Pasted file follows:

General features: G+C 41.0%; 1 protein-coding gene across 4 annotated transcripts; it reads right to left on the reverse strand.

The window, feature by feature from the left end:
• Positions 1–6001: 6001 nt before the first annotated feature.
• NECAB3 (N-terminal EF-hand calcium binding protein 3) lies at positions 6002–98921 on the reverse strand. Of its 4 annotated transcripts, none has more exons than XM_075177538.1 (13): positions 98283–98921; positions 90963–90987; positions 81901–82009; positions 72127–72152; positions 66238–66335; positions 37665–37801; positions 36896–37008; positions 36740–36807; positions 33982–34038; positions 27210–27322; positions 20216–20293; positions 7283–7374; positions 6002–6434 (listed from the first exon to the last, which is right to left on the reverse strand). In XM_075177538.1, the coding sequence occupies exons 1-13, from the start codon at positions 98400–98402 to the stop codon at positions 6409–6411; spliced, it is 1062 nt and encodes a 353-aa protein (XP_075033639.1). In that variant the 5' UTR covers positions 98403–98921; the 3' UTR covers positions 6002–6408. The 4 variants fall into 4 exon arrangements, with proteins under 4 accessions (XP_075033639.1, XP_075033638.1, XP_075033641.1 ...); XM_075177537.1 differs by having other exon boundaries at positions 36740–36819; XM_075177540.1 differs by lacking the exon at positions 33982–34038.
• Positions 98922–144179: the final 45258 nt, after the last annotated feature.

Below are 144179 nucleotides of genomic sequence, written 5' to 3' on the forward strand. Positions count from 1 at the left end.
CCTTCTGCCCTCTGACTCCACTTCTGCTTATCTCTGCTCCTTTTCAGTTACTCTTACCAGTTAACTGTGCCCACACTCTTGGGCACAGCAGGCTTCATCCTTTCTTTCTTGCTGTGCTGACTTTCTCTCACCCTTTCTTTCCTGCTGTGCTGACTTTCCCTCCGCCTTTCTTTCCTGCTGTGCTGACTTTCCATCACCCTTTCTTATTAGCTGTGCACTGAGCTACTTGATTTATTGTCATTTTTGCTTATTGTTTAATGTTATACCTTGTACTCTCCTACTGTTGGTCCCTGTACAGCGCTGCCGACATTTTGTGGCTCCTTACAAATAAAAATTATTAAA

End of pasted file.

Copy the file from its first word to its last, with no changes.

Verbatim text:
General features: G+C 41.0%; 1 protein-coding gene across 4 annotated transcripts; it reads right to left on the reverse strand.

The window, feature by feature from the left end:
• Positions 1–6001: 6001 nt before the first annotated feature.
• NECAB3 (N-terminal EF-hand calcium binding protein 3) lies at positions 6002–98921 on the reverse strand. Of its 4 annotated transcripts, none has more exons than XM_075177538.1 (13): positions 98283–98921; positions 90963–90987; positions 81901–82009; positions 72127–72152; positions 66238–66335; positions 37665–37801; positions 36896–37008; positions 36740–36807; positions 33982–34038; positions 27210–27322; positions 20216–20293; positions 7283–7374; positions 6002–6434 (listed from the first exon to the last, which is right to left on the reverse strand). In XM_075177538.1, the coding sequence occupies exons 1-13, from the start codon at positions 98400–98402 to the stop codon at positions 6409–6411; spliced, it is 1062 nt and encodes a 353-aa protein (XP_075033639.1). In that variant the 5' UTR covers positions 98403–98921; the 3' UTR covers positions 6002–6408. The 4 variants fall into 4 exon arrangements, with proteins under 4 accessions (XP_075033639.1, XP_075033638.1, XP_075033641.1 ...); XM_075177537.1 differs by having other exon boundaries at positions 36740–36819; XM_075177540.1 differs by lacking the exon at positions 33982–34038.
• Positions 98922–144179: the final 45258 nt, after the last annotated feature.

Below are 144179 nucleotides of genomic sequence, written 5' to 3' on the forward strand. Positions count from 1 at the left end.
CCTTCTGCCCTCTGACTCCACTTCTGCTTATCTCTGCTCCTTTTCAGTTACTCTTACCAGTTAACTGTGCCCACACTCTTGGGCACAGCAGGCTTCATCCTTTCTTTCTTGCTGTGCTGACTTTCTCTCACCCTTTCTTTCCTGCTGTGCTGACTTTCCCTCCGCCTTTCTTTCCTGCTGTGCTGACTTTCCATCACCCTTTCTTATTAGCTGTGCACTGAGCTACTTGATTTATTGTCATTTTTGCTTATTGTTTAATGTTATACCTTGTACTCTCCTACTGTTGGTCCCTGTACAGCGCTGCCGACATTTTGTGGCTCCTTACAAATAAAAATTATTAAA